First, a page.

Two years ago, after Jay Bradner made a remarkable breakthrough—the discovery of a molecule that, in mice, appeared to trick certain cancer cells into becoming normal cells—he did something unusual. Instead of huddling with lawyers to file for a patent on the molecule, Bradner simply gave his work away. Hoping to get the discovery into the hands of any scientist who could advance it, he published the structure of the compound (called JQ1) and mailed samples to labs around the world. The move, he says, felt like “the more efficient way to do science—and maybe the more honorable way.”
The open-source approach Bradner adopted is revolutionary in a culture where discoveries are kept secret, often until they can be tested, manufactured, and sold as treatments—a cruelly long process in the face of the cancers he studies.
The monopoly on developing the molecule that Bradner walked away from would likely have been worth a fortune (last year, the median value for U.S.-based biotech companies was $370 million). Now four companies are building on his discovery—which delights Bradner, who this year released four new molecules. “For years, drug discovery has been a dark art performed behind closed doors with the shades pulled,” he says. “I would be greatly satisfied if the example of this research contributed to a change in the culture of drug discovery.”Walked away! A fortune!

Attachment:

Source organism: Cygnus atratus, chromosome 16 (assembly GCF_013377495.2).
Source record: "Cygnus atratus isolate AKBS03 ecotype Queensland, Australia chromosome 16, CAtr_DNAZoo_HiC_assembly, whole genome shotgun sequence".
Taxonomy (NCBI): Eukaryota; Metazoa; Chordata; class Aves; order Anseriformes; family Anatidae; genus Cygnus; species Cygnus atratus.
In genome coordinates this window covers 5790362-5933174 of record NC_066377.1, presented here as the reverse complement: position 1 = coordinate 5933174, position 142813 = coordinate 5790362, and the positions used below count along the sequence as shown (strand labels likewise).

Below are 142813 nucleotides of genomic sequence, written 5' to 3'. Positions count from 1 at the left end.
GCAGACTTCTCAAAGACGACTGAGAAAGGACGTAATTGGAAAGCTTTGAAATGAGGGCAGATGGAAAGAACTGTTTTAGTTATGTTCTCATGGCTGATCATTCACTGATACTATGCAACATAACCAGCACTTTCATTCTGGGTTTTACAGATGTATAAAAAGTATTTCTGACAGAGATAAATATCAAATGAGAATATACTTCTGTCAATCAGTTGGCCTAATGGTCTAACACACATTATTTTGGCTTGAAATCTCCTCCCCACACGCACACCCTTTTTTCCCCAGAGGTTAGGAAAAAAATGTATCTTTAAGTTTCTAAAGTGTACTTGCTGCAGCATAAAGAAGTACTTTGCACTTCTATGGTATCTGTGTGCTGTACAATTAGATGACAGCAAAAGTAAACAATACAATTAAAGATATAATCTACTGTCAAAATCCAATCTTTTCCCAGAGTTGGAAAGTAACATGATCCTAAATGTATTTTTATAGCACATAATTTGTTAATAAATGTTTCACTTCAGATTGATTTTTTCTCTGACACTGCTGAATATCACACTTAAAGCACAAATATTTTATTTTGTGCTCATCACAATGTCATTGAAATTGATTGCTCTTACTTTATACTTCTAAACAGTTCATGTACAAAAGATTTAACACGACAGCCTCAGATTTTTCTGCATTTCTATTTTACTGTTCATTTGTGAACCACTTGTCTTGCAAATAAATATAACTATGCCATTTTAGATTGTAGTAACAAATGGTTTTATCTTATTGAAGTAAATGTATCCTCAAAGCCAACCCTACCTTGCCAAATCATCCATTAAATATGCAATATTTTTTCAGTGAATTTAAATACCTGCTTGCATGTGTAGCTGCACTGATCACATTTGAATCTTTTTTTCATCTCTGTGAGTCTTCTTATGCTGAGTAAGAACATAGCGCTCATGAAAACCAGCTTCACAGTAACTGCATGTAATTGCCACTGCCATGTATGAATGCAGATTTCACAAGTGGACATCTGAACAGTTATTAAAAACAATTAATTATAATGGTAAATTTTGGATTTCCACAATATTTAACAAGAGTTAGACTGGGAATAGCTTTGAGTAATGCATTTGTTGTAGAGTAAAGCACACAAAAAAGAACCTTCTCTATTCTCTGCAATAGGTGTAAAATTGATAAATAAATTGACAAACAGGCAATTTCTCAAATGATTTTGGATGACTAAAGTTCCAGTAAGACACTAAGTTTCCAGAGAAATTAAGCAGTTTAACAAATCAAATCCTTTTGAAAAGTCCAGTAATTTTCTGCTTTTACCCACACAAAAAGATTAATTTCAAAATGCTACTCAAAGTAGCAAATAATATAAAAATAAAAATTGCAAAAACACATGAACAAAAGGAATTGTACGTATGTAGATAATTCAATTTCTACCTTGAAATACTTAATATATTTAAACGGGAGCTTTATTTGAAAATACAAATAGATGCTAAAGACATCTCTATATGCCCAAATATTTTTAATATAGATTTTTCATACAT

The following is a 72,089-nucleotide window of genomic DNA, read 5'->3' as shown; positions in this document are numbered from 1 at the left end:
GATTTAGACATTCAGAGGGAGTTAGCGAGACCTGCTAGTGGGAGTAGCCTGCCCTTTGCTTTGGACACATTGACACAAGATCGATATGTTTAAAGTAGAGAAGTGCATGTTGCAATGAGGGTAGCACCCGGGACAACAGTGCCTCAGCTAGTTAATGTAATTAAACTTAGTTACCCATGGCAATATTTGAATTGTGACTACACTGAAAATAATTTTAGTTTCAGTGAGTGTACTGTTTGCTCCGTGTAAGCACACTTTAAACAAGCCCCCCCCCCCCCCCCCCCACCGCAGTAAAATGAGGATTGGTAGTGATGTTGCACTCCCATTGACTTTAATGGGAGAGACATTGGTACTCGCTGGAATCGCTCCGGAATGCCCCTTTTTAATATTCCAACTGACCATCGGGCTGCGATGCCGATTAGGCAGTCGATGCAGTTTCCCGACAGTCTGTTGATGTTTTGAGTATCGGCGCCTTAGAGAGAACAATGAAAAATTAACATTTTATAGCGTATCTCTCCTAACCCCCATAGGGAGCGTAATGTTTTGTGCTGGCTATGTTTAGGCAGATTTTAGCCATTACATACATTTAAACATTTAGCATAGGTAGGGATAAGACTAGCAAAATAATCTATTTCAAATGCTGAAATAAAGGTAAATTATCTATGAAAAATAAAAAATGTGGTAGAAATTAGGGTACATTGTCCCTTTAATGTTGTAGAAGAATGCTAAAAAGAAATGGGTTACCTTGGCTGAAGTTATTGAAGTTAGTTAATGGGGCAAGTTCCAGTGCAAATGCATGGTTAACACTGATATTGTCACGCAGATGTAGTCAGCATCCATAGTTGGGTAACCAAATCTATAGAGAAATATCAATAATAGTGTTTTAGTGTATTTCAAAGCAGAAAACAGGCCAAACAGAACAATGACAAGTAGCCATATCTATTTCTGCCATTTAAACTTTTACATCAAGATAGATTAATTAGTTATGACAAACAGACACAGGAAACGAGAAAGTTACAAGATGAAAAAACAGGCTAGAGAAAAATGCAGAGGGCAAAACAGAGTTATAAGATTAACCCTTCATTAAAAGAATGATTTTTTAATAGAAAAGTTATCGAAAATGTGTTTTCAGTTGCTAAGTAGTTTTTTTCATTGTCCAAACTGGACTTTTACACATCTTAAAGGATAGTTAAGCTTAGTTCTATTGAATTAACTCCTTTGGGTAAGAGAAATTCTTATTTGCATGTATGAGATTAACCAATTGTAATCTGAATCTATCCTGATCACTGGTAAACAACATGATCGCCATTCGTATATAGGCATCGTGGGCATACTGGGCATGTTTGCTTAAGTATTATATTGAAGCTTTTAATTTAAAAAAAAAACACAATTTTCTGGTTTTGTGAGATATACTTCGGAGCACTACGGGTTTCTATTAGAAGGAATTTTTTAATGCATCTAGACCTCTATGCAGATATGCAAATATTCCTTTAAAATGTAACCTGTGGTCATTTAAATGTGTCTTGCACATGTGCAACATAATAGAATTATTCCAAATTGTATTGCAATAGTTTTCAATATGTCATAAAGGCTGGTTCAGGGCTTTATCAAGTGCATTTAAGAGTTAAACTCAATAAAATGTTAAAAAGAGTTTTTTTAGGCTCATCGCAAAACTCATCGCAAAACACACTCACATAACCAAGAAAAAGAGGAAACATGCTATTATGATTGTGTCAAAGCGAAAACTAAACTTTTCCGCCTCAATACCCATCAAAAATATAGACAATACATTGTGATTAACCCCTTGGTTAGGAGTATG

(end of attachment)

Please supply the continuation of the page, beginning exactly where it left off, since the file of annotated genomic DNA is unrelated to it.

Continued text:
I was even more amused to read a somewhat different description of the compound from C&EN's Carmen Drahl in 2010: "We consider JQ1 a tool compound,” Knapp says. “It allows us to study how these readers participate in the development of disease.” Dana-Farber has filed for patents on (+)-JQ1 derivatives that might inspire drugs to treat diseases." Recent readers of C&EN will remember that JQ1 has other bioactivity as well: "In a paper published last month, the scientists showed that JQ1 causes reversible infertility in male mice (Cell, DOI: 10.1016/j.cell.2012.06.045). Now Bradner and Matzuk plan to use JQ1 as a lead compound to produce a second generation of compounds that are specific to BRDT."
I believe (and hope!) that most of the tone of this profile comes from Dan Morrell, the author of the piece, who may not be familiar with the unlikely odds and various hurdles (oral bioavailability issues, as noted in Prof. Bradner's TED talk on JQ1) that any one particular compound faces on its way to becoming a drug.
Prof. Bradner should be commended for his science and his willingness to rapidly publish his work*, but he need not be praised for walking away from a pile o' pharma cash. It may not have been there in the first place.
*As well as providing samples of JQ1! For one reason or another, this long-time aspect of biology (the mailing of plasmids and the like) has not penetrated broadly into chemistry. (Of course, it probably has something to do with our culture of I-can-make-it-myself.)